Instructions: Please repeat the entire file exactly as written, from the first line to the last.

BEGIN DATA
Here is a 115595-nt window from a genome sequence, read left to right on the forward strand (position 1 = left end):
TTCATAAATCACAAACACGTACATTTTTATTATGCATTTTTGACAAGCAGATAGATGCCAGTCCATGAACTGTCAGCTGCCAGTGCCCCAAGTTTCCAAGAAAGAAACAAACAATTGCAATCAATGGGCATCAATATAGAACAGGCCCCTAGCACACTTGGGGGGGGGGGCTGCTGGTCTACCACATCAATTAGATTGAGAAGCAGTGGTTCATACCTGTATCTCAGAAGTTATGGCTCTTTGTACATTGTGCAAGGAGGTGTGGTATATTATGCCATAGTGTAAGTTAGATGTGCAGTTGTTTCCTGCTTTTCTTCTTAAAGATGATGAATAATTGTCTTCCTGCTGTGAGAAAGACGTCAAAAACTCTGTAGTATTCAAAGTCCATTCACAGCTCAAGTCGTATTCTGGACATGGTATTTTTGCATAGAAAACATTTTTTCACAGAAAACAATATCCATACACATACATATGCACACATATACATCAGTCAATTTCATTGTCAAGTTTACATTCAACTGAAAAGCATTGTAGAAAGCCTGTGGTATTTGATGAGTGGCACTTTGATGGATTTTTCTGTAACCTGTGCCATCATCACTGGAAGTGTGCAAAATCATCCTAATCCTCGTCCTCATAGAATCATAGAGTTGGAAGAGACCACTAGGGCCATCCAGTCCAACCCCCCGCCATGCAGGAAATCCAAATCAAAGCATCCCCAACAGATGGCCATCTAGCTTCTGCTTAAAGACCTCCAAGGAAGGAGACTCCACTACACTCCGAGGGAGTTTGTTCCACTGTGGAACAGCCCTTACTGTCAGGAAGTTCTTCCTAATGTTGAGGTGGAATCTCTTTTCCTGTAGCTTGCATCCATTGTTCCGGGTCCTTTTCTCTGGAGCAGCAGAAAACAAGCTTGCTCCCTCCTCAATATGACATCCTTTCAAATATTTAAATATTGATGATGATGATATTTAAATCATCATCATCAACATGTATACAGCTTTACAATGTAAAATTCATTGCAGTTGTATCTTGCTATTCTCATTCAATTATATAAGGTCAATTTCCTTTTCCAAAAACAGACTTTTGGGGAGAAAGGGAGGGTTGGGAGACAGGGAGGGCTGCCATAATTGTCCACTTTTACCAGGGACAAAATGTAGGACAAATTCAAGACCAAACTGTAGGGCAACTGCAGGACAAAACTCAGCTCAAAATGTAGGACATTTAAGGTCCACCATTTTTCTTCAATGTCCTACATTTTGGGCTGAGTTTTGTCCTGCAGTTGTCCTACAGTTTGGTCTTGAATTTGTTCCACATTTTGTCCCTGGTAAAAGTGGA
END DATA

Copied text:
Here is a 115595-nt window from a genome sequence, read left to right on the forward strand (position 1 = left end):
TTCATAAATCACAAACACGTACATTTTTATTATGCATTTTTGACAAGCAGATAGATGCCAGTCCATGAACTGTCAGCTGCCAGTGCCCCAAGTTTCCAAGAAAGAAACAAACAATTGCAATCAATGGGCATCAATATAGAACAGGCCCCTAGCACACTTGGGGGGGGGGGCTGCTGGTCTACCACATCAATTAGATTGAGAAGCAGTGGTTCATACCTGTATCTCAGAAGTTATGGCTCTTTGTACATTGTGCAAGGAGGTGTGGTATATTATGCCATAGTGTAAGTTAGATGTGCAGTTGTTTCCTGCTTTTCTTCTTAAAGATGATGAATAATTGTCTTCCTGCTGTGAGAAAGACGTCAAAAACTCTGTAGTATTCAAAGTCCATTCACAGCTCAAGTCGTATTCTGGACATGGTATTTTTGCATAGAAAACATTTTTTCACAGAAAACAATATCCATACACATACATATGCACACATATACATCAGTCAATTTCATTGTCAAGTTTACATTCAACTGAAAAGCATTGTAGAAAGCCTGTGGTATTTGATGAGTGGCACTTTGATGGATTTTTCTGTAACCTGTGCCATCATCACTGGAAGTGTGCAAAATCATCCTAATCCTCGTCCTCATAGAATCATAGAGTTGGAAGAGACCACTAGGGCCATCCAGTCCAACCCCCCGCCATGCAGGAAATCCAAATCAAAGCATCCCCAACAGATGGCCATCTAGCTTCTGCTTAAAGACCTCCAAGGAAGGAGACTCCACTACACTCCGAGGGAGTTTGTTCCACTGTGGAACAGCCCTTACTGTCAGGAAGTTCTTCCTAATGTTGAGGTGGAATCTCTTTTCCTGTAGCTTGCATCCATTGTTCCGGGTCCTTTTCTCTGGAGCAGCAGAAAACAAGCTTGCTCCCTCCTCAATATGACATCCTTTCAAATATTTAAATATTGATGATGATGATATTTAAATCATCATCATCAACATGTATACAGCTTTACAATGTAAAATTCATTGCAGTTGTATCTTGCTATTCTCATTCAATTATATAAGGTCAATTTCCTTTTCCAAAAACAGACTTTTGGGGAGAAAGGGAGGGTTGGGAGACAGGGAGGGCTGCCATAATTGTCCACTTTTACCAGGGACAAAATGTAGGACAAATTCAAGACCAAACTGTAGGGCAACTGCAGGACAAAACTCAGCTCAAAATGTAGGACATTTAAGGTCCACCATTTTTCTTCAATGTCCTACATTTTGGGCTGAGTTTTGTCCTGCAGTTGTCCTACAGTTTGGTCTTGAATTTGTTCCACATTTTGTCCCTGGTAAAAGTGGA